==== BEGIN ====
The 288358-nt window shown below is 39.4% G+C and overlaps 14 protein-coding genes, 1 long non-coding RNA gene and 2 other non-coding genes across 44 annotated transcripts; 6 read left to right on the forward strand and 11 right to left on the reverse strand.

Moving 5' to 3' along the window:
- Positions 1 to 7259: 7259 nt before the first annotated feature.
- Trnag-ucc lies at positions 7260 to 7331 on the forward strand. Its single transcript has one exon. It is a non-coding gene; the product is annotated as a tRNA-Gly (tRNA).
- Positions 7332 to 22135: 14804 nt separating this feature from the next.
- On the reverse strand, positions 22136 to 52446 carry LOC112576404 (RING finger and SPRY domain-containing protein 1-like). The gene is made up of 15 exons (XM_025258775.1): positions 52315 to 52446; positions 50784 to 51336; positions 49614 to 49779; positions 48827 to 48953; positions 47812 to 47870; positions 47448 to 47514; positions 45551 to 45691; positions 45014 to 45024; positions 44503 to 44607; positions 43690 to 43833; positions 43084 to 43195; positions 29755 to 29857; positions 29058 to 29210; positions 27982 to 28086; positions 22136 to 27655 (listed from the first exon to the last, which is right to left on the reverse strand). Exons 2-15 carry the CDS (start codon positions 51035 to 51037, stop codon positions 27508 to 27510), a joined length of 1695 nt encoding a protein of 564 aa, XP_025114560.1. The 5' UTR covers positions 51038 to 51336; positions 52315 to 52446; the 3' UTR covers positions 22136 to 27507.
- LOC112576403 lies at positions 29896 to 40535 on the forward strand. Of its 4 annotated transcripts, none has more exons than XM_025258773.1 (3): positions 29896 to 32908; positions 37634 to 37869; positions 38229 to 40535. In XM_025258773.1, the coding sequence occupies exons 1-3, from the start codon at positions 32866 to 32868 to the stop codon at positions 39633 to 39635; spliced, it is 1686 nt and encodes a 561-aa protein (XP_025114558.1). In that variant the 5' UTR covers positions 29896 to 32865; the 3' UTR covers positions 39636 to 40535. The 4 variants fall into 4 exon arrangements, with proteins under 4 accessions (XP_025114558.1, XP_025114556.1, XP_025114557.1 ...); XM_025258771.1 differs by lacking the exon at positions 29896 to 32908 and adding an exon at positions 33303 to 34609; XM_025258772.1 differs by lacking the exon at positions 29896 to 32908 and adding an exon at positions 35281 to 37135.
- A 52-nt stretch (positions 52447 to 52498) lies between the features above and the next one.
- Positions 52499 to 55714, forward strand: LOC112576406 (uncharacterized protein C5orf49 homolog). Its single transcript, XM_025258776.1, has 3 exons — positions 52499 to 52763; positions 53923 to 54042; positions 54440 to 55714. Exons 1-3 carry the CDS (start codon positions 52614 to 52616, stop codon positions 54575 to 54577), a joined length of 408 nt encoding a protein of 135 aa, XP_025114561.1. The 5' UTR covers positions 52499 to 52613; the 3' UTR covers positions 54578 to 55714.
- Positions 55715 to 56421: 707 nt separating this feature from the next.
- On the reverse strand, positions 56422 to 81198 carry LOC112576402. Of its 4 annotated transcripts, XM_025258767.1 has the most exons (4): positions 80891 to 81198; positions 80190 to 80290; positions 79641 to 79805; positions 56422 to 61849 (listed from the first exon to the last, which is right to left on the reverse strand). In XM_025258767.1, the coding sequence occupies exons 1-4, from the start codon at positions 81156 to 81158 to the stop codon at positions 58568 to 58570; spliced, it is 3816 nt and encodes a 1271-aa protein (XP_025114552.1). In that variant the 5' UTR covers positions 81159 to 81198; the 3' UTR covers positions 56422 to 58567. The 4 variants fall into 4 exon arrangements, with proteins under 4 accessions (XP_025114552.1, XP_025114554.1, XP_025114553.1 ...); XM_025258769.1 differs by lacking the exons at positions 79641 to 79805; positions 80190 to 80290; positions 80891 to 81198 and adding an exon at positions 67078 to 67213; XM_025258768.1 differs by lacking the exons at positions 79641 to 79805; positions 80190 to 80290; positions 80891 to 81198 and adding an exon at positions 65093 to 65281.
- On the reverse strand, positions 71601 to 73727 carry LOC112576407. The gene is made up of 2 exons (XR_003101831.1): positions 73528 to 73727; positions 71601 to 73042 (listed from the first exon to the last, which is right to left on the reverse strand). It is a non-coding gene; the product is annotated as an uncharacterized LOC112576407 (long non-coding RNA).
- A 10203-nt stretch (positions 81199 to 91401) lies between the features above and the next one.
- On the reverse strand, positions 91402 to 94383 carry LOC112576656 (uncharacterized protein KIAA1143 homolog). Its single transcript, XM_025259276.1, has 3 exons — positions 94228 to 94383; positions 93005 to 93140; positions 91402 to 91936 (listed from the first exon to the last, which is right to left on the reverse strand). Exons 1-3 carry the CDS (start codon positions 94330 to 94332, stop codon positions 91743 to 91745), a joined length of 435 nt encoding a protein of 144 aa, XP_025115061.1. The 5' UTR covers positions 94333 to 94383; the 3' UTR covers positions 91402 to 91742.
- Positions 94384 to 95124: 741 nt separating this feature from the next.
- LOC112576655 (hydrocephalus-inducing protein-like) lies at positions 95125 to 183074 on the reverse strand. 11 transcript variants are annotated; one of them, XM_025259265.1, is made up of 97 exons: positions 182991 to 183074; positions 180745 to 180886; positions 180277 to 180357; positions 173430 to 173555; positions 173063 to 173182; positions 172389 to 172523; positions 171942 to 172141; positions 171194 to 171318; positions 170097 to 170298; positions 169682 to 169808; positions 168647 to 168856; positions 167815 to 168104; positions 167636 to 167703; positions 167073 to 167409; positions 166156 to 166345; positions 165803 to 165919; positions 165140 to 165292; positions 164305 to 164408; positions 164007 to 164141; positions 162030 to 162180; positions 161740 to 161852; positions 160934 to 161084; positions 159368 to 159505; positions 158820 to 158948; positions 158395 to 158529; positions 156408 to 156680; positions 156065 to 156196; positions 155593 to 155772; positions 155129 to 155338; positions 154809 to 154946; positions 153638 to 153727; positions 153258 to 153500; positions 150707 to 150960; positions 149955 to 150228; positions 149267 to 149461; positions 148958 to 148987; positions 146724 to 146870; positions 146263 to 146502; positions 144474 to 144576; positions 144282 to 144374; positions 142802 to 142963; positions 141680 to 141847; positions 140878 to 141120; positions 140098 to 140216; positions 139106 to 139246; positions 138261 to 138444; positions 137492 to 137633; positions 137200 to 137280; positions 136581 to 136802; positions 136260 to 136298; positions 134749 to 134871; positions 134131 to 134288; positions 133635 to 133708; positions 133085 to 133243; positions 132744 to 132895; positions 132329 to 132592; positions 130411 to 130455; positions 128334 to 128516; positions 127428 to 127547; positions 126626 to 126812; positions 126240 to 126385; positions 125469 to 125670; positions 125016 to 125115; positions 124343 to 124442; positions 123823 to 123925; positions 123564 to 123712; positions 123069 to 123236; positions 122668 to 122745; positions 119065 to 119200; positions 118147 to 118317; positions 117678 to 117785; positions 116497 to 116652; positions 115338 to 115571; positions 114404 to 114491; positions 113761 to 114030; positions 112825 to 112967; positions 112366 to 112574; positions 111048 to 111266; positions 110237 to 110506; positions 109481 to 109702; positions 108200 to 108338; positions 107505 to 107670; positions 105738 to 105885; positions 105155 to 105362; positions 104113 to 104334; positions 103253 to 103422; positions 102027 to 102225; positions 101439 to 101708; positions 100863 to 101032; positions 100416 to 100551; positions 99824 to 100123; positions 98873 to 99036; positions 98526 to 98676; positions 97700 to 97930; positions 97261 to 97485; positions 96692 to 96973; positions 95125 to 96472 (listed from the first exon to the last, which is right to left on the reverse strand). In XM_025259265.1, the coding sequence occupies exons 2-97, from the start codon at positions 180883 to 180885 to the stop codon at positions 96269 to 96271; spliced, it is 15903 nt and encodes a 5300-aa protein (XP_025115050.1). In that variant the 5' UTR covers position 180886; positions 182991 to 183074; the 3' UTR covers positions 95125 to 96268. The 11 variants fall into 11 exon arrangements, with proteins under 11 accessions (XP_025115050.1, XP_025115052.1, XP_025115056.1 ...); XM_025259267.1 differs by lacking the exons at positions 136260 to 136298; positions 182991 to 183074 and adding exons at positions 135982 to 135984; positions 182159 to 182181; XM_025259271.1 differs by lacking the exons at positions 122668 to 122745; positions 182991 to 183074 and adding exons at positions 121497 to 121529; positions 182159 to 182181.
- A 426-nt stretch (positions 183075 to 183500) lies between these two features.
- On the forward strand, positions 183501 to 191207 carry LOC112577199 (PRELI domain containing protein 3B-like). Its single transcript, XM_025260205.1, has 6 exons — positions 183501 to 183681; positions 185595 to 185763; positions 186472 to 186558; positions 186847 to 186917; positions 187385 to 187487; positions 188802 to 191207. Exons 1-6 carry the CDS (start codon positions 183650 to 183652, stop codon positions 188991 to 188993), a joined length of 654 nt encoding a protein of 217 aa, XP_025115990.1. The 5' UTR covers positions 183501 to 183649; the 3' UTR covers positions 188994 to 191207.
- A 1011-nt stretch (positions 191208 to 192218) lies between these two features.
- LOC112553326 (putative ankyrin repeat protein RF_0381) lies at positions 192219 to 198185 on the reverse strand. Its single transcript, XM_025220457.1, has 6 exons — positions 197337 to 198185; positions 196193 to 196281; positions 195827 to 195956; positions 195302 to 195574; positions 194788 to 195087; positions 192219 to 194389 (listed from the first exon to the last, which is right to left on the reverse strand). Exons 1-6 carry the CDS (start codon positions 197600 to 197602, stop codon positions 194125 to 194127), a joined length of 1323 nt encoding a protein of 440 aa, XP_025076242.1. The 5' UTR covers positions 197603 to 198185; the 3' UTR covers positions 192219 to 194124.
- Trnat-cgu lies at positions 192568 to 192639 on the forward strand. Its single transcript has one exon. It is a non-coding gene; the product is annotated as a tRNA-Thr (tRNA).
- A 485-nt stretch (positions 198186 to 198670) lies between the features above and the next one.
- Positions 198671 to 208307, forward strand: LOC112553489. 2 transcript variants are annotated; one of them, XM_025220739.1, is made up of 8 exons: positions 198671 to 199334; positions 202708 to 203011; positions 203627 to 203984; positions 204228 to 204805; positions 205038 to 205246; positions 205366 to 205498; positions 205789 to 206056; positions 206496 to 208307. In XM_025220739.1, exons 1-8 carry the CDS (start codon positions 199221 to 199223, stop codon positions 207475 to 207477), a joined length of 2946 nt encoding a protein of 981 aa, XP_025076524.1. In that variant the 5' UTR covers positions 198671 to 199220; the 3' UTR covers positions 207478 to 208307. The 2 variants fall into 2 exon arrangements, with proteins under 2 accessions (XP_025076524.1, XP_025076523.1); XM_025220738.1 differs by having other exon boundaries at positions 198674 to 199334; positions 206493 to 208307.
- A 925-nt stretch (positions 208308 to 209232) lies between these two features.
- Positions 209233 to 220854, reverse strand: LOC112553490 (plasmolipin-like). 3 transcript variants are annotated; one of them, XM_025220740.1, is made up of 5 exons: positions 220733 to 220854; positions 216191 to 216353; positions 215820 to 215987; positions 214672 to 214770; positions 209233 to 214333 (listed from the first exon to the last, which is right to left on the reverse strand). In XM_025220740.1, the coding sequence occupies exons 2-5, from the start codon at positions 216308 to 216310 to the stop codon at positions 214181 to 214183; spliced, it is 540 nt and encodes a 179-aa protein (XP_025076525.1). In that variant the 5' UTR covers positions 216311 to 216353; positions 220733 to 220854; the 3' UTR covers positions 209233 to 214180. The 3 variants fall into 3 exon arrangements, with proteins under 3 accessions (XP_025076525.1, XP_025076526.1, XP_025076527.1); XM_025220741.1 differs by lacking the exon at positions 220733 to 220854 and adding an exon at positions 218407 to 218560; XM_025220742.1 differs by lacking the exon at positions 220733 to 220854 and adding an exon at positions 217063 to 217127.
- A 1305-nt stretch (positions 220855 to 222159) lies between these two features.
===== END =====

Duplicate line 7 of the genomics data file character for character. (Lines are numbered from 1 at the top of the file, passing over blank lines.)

- LOC112576403 lies at positions 29896 to 40535 on the forward strand. Of its 4 annotated transcripts, none has more exons than XM_025258773.1 (3): positions 29896 to 32908; positions 37634 to 37869; positions 38229 to 40535. In XM_025258773.1, the coding sequence occupies exons 1-3, from the start codon at positions 32866 to 32868 to the stop codon at positions 39633 to 39635; spliced, it is 1686 nt and encodes a 561-aa protein (XP_025114558.1). In that variant the 5' UTR covers positions 29896 to 32865; the 3' UTR covers positions 39636 to 40535. The 4 variants fall into 4 exon arrangements, with proteins under 4 accessions (XP_025114558.1, XP_025114556.1, XP_025114557.1 ...); XM_025258771.1 differs by lacking the exon at positions 29896 to 32908 and adding an exon at positions 33303 to 34609; XM_025258772.1 differs by lacking the exon at positions 29896 to 32908 and adding an exon at positions 35281 to 37135.